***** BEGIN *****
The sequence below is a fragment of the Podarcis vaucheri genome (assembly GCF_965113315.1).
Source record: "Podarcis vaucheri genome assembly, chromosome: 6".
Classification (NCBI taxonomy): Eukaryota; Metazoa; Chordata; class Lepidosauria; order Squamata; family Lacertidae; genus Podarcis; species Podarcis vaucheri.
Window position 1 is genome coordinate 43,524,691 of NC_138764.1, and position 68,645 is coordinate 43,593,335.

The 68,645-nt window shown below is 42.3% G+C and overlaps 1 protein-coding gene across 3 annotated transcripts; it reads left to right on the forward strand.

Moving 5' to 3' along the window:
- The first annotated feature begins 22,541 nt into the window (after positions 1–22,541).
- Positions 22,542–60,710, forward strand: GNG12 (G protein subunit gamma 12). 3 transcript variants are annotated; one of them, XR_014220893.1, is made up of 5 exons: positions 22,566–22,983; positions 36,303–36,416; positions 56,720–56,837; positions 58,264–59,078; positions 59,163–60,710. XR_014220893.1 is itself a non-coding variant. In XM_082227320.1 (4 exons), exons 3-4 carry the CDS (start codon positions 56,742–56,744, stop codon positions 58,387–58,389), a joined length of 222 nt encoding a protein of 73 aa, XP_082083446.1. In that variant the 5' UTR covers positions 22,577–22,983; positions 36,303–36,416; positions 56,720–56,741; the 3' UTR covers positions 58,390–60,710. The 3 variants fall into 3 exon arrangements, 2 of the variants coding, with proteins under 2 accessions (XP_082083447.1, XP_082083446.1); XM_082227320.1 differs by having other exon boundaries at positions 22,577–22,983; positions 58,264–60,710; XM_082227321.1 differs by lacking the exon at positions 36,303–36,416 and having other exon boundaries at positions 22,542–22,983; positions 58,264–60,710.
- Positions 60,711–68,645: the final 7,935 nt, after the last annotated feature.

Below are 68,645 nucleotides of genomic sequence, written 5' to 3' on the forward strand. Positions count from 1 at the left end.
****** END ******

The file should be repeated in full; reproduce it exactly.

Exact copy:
The sequence below is a fragment of the Podarcis vaucheri genome (assembly GCF_965113315.1).
Source record: "Podarcis vaucheri genome assembly, chromosome: 6".
Classification (NCBI taxonomy): Eukaryota; Metazoa; Chordata; class Lepidosauria; order Squamata; family Lacertidae; genus Podarcis; species Podarcis vaucheri.
Window position 1 is genome coordinate 43,524,691 of NC_138764.1, and position 68,645 is coordinate 43,593,335.

The 68,645-nt window shown below is 42.3% G+C and overlaps 1 protein-coding gene across 3 annotated transcripts; it reads left to right on the forward strand.

Moving 5' to 3' along the window:
- The first annotated feature begins 22,541 nt into the window (after positions 1–22,541).
- Positions 22,542–60,710, forward strand: GNG12 (G protein subunit gamma 12). 3 transcript variants are annotated; one of them, XR_014220893.1, is made up of 5 exons: positions 22,566–22,983; positions 36,303–36,416; positions 56,720–56,837; positions 58,264–59,078; positions 59,163–60,710. XR_014220893.1 is itself a non-coding variant. In XM_082227320.1 (4 exons), exons 3-4 carry the CDS (start codon positions 56,742–56,744, stop codon positions 58,387–58,389), a joined length of 222 nt encoding a protein of 73 aa, XP_082083446.1. In that variant the 5' UTR covers positions 22,577–22,983; positions 36,303–36,416; positions 56,720–56,741; the 3' UTR covers positions 58,390–60,710. The 3 variants fall into 3 exon arrangements, 2 of the variants coding, with proteins under 2 accessions (XP_082083447.1, XP_082083446.1); XM_082227320.1 differs by having other exon boundaries at positions 22,577–22,983; positions 58,264–60,710; XM_082227321.1 differs by lacking the exon at positions 36,303–36,416 and having other exon boundaries at positions 22,542–22,983; positions 58,264–60,710.
- Positions 60,711–68,645: the final 7,935 nt, after the last annotated feature.

Below are 68,645 nucleotides of genomic sequence, written 5' to 3' on the forward strand. Positions count from 1 at the left end.